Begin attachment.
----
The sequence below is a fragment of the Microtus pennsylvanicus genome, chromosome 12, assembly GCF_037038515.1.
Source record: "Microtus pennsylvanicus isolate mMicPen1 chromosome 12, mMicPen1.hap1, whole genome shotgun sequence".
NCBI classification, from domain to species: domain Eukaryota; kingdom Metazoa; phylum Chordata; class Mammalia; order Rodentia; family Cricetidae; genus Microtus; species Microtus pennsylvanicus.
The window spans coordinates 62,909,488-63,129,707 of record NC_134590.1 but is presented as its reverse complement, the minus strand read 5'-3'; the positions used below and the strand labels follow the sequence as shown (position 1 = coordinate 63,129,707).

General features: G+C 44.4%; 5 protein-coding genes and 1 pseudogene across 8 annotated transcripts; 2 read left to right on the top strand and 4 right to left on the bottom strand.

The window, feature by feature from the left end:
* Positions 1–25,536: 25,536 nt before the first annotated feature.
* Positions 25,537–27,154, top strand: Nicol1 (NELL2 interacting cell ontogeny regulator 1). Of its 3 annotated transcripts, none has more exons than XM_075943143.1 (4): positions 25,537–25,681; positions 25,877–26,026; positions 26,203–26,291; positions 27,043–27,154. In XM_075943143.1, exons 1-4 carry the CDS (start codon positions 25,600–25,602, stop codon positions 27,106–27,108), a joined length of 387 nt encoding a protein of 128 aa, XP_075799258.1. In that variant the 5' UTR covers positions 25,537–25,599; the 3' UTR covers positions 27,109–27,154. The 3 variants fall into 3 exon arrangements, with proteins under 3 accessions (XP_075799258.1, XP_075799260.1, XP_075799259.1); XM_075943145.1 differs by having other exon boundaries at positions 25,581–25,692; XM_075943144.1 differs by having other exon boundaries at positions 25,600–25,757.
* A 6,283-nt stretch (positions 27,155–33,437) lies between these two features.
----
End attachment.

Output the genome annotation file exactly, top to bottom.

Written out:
The sequence below is a fragment of the Microtus pennsylvanicus genome, chromosome 12, assembly GCF_037038515.1.
Source record: "Microtus pennsylvanicus isolate mMicPen1 chromosome 12, mMicPen1.hap1, whole genome shotgun sequence".
NCBI classification, from domain to species: domain Eukaryota; kingdom Metazoa; phylum Chordata; class Mammalia; order Rodentia; family Cricetidae; genus Microtus; species Microtus pennsylvanicus.
The window spans coordinates 62,909,488-63,129,707 of record NC_134590.1 but is presented as its reverse complement, the minus strand read 5'-3'; the positions used below and the strand labels follow the sequence as shown (position 1 = coordinate 63,129,707).

General features: G+C 44.4%; 5 protein-coding genes and 1 pseudogene across 8 annotated transcripts; 2 read left to right on the top strand and 4 right to left on the bottom strand.

The window, feature by feature from the left end:
* Positions 1–25,536: 25,536 nt before the first annotated feature.
* Positions 25,537–27,154, top strand: Nicol1 (NELL2 interacting cell ontogeny regulator 1). Of its 3 annotated transcripts, none has more exons than XM_075943143.1 (4): positions 25,537–25,681; positions 25,877–26,026; positions 26,203–26,291; positions 27,043–27,154. In XM_075943143.1, exons 1-4 carry the CDS (start codon positions 25,600–25,602, stop codon positions 27,106–27,108), a joined length of 387 nt encoding a protein of 128 aa, XP_075799258.1. In that variant the 5' UTR covers positions 25,537–25,599; the 3' UTR covers positions 27,109–27,154. The 3 variants fall into 3 exon arrangements, with proteins under 3 accessions (XP_075799258.1, XP_075799260.1, XP_075799259.1); XM_075943145.1 differs by having other exon boundaries at positions 25,581–25,692; XM_075943144.1 differs by having other exon boundaries at positions 25,600–25,757.
* A 6,283-nt stretch (positions 27,155–33,437) lies between these two features.